Representative Paul Ryan, in an interview with National Review Online, is confident that Mitt Romney will work with congressional Republicans to present a united front.
“I’ve spent a good deal of time with Mitt Romney and his staff and I’m convinced that they understand the situation,” Ryan says, speaking by phone from Wisconsin, where he will join the former Massachusetts governor on the trail.
“They understand the choice we have as a country and just what kind of president it’s going to take to get this country turned around, to fix this fiscal mess, and to reapply our founding principles and conservative ideas to the problems of the moment,” he says. “Romney understands that the American idea is up for grabs in November.”
Earlier Friday, Ryan, the House Budget Committee chairman, endorsed Romney. His decision, long anticipated by primary watchers, signals Romney’s strength with fiscal conservatives.
For the most part, Ryan’s decision was an easy one. “I had two factors,” he says. Over the past few weeks, he mulled each candidate’s platform and their electability. “On those two counts, it’s Romney,” he says. “His mind is right, his attitude is right, and he’s got what it takes.”
But as the primary has plodded ahead, another factor influenced Ryan’s calculus and his timing: He is concerned about the party’s focus. If Republicans continue to wage internecine warfare, he says, they will waste valuable time that could be spent debating President Obama’s agenda.
“The primary has been pretty darn productive, but I think it’s getting to the phase where it could become counterproductive,” Ryan says. “At this stage, it’s best for conservatives to coalesce around Romney.”
Ryan, who recently completed his work as chairman of the Republican National Committee’s presidential trust, is more than aware of the challenges facing Republicans as the party prepares for a general-election brawl.
“That experience gave me a view into just what it takes to put together a successful campaign,” he says. “It’s an enormous task, given how much money Obama is going to raise. The more we drag this thing on, and the less we unify, the harder it will be to win in the fall.”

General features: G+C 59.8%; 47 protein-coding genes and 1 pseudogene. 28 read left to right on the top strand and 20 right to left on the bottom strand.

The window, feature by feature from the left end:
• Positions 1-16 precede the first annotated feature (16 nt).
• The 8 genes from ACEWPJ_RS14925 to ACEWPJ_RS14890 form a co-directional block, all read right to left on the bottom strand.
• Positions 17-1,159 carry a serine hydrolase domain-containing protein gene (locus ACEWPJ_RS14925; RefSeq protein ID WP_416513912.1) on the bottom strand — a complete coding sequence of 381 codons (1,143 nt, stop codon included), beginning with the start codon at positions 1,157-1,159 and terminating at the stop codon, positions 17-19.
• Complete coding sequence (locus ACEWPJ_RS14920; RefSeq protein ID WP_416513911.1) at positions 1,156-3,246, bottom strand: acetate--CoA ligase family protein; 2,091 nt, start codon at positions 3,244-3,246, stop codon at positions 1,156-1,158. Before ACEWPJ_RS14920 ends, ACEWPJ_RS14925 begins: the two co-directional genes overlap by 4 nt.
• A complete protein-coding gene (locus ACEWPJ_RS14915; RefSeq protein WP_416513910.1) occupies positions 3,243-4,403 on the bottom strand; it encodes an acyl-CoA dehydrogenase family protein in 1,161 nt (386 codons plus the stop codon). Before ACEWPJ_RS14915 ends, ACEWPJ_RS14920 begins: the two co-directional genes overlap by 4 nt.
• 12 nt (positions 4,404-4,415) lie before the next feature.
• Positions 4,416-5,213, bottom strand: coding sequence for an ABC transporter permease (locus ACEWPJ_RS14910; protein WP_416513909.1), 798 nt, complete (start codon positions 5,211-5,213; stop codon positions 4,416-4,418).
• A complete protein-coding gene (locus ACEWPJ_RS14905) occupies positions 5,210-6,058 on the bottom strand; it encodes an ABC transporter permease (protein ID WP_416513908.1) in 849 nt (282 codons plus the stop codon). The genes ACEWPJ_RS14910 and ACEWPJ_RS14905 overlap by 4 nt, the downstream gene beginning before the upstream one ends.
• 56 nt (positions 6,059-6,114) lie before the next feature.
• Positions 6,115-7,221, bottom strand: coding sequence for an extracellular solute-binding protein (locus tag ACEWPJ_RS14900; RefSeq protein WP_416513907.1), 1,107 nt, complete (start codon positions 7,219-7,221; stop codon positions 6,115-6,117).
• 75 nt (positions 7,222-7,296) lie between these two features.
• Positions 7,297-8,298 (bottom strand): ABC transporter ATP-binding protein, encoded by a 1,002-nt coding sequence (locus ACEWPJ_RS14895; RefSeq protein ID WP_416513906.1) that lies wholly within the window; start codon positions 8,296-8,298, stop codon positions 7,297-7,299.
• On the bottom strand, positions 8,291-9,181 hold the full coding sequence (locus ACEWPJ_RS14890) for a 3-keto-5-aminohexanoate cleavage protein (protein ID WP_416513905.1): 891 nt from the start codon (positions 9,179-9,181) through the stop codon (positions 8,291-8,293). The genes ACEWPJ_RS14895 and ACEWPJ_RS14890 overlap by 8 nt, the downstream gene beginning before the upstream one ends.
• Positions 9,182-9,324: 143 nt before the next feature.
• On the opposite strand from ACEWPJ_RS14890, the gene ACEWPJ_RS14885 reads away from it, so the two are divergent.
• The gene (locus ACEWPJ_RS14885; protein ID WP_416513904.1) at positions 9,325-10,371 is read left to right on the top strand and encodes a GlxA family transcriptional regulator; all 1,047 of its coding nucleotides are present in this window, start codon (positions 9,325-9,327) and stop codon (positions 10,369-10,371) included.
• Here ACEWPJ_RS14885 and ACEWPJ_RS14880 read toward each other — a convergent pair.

Ryan, whose staff alerted Rick Santorum’s advisers on Thursday about his decision, urges the former Pennsylvania senator and Newt Gingrich, the former speaker, to consider dropping out.
“They’re friends of mine; I’ve known both for a long time,” he says. “I think those guys have run good campaigns. They’ve made this a better race, and they’ve made Romney a better candidate. But we’ve come to a point where there are diminishing returns. A brokered convention in Tampa would be a fiasco.”
On another note, Ryan, who has previously expressed some misgivings about the Bay State’s health-care program, does not believe that Romney’s gubernatorial record will be a problem in the general election.
“I don’t take my comments back,” he says. “I share that skepticism” about Romney’s Massachusetts reforms. “There is nothing I would have said differently. But the point is, Mitt Romney has been extremely clear that he is opposed to Obamacare and committed to repeal. You can get into the debate about federalism,” but “he is going to repeal Obamacare and that is what matters most.”
And what about the veep slot? Is he interested? “It’s something I haven’t given any serious thought to,” Ryan says. “I don’t see any point of giving it serious thought. I’m focused on my job. Congress is important. If that bridge ever came, I’d consider it. In the meantime, I’m not dwelling on it.”